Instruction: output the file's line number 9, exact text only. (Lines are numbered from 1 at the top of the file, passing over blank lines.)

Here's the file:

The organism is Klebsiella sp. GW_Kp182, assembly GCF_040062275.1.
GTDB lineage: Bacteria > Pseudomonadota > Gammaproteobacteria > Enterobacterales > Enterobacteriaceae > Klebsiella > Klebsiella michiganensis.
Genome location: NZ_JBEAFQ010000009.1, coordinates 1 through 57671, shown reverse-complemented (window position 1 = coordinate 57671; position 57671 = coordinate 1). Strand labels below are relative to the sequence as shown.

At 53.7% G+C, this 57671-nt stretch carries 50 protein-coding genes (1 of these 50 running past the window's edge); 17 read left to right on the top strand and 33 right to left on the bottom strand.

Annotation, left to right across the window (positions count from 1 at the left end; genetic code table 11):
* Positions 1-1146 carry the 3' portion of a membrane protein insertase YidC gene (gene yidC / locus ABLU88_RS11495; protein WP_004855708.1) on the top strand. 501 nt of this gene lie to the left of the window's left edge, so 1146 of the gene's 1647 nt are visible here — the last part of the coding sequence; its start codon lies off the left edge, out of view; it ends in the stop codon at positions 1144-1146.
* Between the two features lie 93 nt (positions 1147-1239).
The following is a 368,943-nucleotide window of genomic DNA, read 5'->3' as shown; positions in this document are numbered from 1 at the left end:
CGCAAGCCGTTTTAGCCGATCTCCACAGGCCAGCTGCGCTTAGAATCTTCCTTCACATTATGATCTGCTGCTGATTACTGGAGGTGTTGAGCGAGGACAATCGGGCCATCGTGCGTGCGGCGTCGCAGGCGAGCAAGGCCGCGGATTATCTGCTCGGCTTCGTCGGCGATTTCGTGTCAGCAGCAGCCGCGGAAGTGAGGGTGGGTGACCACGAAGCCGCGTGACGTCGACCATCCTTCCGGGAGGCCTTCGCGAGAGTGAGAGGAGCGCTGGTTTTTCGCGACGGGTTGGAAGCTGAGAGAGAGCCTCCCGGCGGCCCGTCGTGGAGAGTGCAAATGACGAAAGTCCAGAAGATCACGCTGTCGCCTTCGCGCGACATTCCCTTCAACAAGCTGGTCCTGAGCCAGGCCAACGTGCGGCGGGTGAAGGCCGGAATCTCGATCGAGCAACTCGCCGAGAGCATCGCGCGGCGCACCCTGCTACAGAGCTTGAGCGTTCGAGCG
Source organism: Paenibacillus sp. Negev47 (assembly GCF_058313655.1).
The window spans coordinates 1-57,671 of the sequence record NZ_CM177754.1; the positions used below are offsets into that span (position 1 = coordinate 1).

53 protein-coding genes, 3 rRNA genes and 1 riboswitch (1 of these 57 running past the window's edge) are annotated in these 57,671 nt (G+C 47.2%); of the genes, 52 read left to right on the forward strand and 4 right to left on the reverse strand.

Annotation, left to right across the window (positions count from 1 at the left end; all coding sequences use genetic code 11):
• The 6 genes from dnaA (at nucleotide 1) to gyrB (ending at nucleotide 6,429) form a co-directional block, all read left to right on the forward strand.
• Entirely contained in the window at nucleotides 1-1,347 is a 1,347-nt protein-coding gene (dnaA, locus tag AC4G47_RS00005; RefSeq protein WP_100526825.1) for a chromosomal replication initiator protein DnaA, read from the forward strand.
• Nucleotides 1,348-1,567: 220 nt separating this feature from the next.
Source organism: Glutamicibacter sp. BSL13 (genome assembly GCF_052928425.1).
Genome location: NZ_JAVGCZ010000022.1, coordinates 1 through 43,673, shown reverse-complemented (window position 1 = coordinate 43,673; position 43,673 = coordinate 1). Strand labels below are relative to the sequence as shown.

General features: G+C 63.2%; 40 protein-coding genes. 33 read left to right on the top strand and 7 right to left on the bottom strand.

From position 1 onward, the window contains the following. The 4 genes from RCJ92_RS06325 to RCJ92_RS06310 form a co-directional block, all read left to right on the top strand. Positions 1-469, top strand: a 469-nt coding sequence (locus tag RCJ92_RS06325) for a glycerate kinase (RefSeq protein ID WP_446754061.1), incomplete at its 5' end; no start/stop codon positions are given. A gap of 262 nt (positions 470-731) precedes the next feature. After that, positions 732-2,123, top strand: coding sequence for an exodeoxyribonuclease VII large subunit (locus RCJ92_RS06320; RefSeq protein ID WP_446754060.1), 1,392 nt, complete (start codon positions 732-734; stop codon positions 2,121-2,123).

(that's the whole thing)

CGCAAGCCGTTTTAGCCGATCTCCACAGGCCAGCTGCGCTTAGAATCTTCCTTCACATTATGATCTGCTGCTGATTACTGGAGGTGTTGAGCGAGGACAATCGGGCCATCGTGCGTGCGGCGTCGCAGGCGAGCAAGGCCGCGGATTATCTGCTCGGCTTCGTCGGCGATTTCGTGTCAGCAGCAGCCGCGGAAGTGAGGGTGGGTGACCACGAAGCCGCGTGACGTCGACCATCCTTCCGGGAGGCCTTCGCGAGAGTGAGAGGAGCGCTGGTTTTTCGCGACGGGTTGGAAGCTGAGAGAGAGCCTCCCGGCGGCCCGTCGTGGAGAGTGCAAATGACGAAAGTCCAGAAGATCACGCTGTCGCCTTCGCGCGACATTCCCTTCAACAAGCTGGTCCTGAGCCAGGCCAACGTGCGGCGGGTGAAGGCCGGAATCTCGATCGAGCAACTCGCCGAGAGCATCGCGCGGCGCACCCTGCTACAGAGCTTGAGCGTTCGAGCG